Among its world premieres, Fantasia introduced the world to one of the latest joints produced by horror masters Blumhouse, Sonny Mallhi’s “Hurt.” It’s a movie that I’d only recommend to horror buffs who like to engage the conversation about the very purpose of a horror movie, but even then I don’t think they’re a guaranteed sell. The project has been engineered by director Sonny Mallhi (who co-wrote it with Solomon Gray) to toy with audiences’ expectations when it comes to film violence, masked killers and the like, if not accuse them of what they think is going to happen. It’s safe to say this tedious experiment is not for viewers who want the usual thrills, even if it does have a crafty twist at the end.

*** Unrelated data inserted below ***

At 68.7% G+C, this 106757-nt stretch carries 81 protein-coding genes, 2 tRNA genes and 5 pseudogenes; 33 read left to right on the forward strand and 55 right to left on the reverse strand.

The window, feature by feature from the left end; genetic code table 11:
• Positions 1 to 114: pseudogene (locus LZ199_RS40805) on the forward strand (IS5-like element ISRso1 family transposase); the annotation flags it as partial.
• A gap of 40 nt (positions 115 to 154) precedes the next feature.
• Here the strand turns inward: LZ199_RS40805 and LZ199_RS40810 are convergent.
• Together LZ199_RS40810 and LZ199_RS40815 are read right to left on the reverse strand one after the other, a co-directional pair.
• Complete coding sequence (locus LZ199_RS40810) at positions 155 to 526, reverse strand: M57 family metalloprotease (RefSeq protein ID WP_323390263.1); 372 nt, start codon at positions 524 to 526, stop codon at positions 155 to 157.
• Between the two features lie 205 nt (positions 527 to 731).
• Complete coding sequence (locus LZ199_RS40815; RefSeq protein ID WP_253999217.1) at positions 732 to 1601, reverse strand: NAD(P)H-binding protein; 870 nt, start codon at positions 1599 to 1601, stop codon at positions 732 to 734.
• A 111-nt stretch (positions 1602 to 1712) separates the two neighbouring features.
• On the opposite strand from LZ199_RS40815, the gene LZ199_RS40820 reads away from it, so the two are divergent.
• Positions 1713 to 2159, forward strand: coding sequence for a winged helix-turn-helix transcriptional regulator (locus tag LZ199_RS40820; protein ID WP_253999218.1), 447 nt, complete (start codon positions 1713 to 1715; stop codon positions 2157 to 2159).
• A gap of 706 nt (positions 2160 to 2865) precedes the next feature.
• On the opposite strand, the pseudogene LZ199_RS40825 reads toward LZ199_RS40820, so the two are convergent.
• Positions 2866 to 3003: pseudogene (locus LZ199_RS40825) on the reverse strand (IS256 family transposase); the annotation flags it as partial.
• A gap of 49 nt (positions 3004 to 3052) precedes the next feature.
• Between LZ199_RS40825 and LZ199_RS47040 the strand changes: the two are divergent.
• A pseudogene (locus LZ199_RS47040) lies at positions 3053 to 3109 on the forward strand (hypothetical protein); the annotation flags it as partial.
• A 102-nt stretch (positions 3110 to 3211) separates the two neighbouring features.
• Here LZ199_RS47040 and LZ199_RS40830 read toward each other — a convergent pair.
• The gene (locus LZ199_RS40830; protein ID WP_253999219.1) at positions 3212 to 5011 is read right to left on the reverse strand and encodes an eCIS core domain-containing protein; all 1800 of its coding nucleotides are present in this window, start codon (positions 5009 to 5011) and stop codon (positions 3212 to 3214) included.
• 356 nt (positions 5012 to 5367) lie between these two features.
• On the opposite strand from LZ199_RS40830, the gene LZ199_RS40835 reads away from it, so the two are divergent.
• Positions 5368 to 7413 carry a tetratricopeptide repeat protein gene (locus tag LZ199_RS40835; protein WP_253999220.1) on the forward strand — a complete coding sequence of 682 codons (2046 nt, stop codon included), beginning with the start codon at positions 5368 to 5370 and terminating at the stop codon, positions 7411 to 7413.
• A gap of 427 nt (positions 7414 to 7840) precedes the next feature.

“Hurt” is the kind of experiment that starts with a gotcha ten minutes in—you have actually been watching someone watch a horror movie, a “Texas Chain Saw Massacre”-looking thing that claims to be based on a true story. It’s that line of reality and fantasy that “Hurt” tries to play with when it comes to its main set-piece, a Halloween-time funhouse in the woods where a woman named Rose (Emily Van Raay) and her veteran husband Tommy (Andrew Creer) encounter different horror imagery: murder, monsters, women being trapped. Something seems off, you might think as a viewer, and Mallhi is riffing on violent artifice in a way that doesn’t seem fully articulated. “Hurt” becomes tasteless, however, when it starts making a true horror story out of Tommy’s PTSD, as if it were a grand examination of that cringeworthy line from Noah Baumbach’s “Greenberg”: “hurt people hurt people.” Tommy disappears from Rose on that night, and then people start to be hunted.